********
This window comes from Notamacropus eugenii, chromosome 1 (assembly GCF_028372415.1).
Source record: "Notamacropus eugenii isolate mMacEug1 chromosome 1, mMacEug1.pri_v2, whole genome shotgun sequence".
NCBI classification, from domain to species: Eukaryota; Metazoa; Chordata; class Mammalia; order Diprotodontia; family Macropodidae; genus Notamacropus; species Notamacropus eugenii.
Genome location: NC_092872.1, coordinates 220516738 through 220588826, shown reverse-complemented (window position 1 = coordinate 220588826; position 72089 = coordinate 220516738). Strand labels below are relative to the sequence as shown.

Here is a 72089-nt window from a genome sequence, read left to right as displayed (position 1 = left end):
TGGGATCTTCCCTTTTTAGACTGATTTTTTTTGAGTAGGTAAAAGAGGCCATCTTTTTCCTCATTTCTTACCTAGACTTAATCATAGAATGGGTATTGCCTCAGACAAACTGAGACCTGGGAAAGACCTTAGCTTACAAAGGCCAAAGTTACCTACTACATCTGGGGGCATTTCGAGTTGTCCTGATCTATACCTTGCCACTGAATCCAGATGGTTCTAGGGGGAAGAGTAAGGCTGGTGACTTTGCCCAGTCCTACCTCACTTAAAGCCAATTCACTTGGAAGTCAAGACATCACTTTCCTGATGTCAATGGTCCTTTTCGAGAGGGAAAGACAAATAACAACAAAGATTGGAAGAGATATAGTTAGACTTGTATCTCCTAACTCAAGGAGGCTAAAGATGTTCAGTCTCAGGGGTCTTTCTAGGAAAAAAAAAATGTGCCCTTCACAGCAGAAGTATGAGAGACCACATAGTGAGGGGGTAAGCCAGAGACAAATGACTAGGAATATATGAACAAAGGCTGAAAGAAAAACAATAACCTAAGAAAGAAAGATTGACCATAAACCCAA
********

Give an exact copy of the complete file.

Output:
This window comes from Notamacropus eugenii, chromosome 1 (assembly GCF_028372415.1).
Source record: "Notamacropus eugenii isolate mMacEug1 chromosome 1, mMacEug1.pri_v2, whole genome shotgun sequence".
NCBI classification, from domain to species: Eukaryota; Metazoa; Chordata; class Mammalia; order Diprotodontia; family Macropodidae; genus Notamacropus; species Notamacropus eugenii.
Genome location: NC_092872.1, coordinates 220516738 through 220588826, shown reverse-complemented (window position 1 = coordinate 220588826; position 72089 = coordinate 220516738). Strand labels below are relative to the sequence as shown.

Here is a 72089-nt window from a genome sequence, read left to right as displayed (position 1 = left end):
TGGGATCTTCCCTTTTTAGACTGATTTTTTTTGAGTAGGTAAAAGAGGCCATCTTTTTCCTCATTTCTTACCTAGACTTAATCATAGAATGGGTATTGCCTCAGACAAACTGAGACCTGGGAAAGACCTTAGCTTACAAAGGCCAAAGTTACCTACTACATCTGGGGGCATTTCGAGTTGTCCTGATCTATACCTTGCCACTGAATCCAGATGGTTCTAGGGGGAAGAGTAAGGCTGGTGACTTTGCCCAGTCCTACCTCACTTAAAGCCAATTCACTTGGAAGTCAAGACATCACTTTCCTGATGTCAATGGTCCTTTTCGAGAGGGAAAGACAAATAACAACAAAGATTGGAAGAGATATAGTTAGACTTGTATCTCCTAACTCAAGGAGGCTAAAGATGTTCAGTCTCAGGGGTCTTTCTAGGAAAAAAAAAATGTGCCCTTCACAGCAGAAGTATGAGAGACCACATAGTGAGGGGGTAAGCCAGAGACAAATGACTAGGAATATATGAACAAAGGCTGAAAGAAAAACAATAACCTAAGAAAGAAAGATTGACCATAAACCCAA